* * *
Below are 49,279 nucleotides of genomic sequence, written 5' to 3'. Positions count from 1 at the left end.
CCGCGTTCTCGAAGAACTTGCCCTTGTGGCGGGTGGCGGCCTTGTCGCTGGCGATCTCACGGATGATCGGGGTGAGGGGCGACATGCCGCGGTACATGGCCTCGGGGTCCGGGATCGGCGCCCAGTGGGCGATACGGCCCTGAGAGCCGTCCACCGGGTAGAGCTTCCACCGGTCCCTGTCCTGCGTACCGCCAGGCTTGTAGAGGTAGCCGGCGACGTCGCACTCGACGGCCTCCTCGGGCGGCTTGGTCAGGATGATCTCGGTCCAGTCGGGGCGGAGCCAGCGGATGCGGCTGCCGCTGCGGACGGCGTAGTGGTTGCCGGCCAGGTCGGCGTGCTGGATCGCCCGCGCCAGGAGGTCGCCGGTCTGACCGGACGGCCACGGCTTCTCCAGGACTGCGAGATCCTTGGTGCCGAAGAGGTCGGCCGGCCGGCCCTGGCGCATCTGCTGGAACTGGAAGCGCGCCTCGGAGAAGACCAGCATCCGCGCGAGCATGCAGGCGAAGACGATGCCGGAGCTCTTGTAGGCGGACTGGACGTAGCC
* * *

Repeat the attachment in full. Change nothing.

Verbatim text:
Below are 49,279 nucleotides of genomic sequence, written 5' to 3'. Positions count from 1 at the left end.
CCGCGTTCTCGAAGAACTTGCCCTTGTGGCGGGTGGCGGCCTTGTCGCTGGCGATCTCACGGATGATCGGGGTGAGGGGCGACATGCCGCGGTACATGGCCTCGGGGTCCGGGATCGGCGCCCAGTGGGCGATACGGCCCTGAGAGCCGTCCACCGGGTAGAGCTTCCACCGGTCCCTGTCCTGCGTACCGCCAGGCTTGTAGAGGTAGCCGGCGACGTCGCACTCGACGGCCTCCTCGGGCGGCTTGGTCAGGATGATCTCGGTCCAGTCGGGGCGGAGCCAGCGGATGCGGCTGCCGCTGCGGACGGCGTAGTGGTTGCCGGCCAGGTCGGCGTGCTGGATCGCCCGCGCCAGGAGGTCGCCGGTCTGACCGGACGGCCACGGCTTCTCCAGGACTGCGAGATCCTTGGTGCCGAAGAGGTCGGCCGGCCGGCCCTGGCGCATCTGCTGGAACTGGAAGCGCGCCTCGGAGAAGACCAGCATCCGCGCGAGCATGCAGGCGAAGACGATGCCGGAGCTCTTGTAGGCGGACTGGACGTAGCC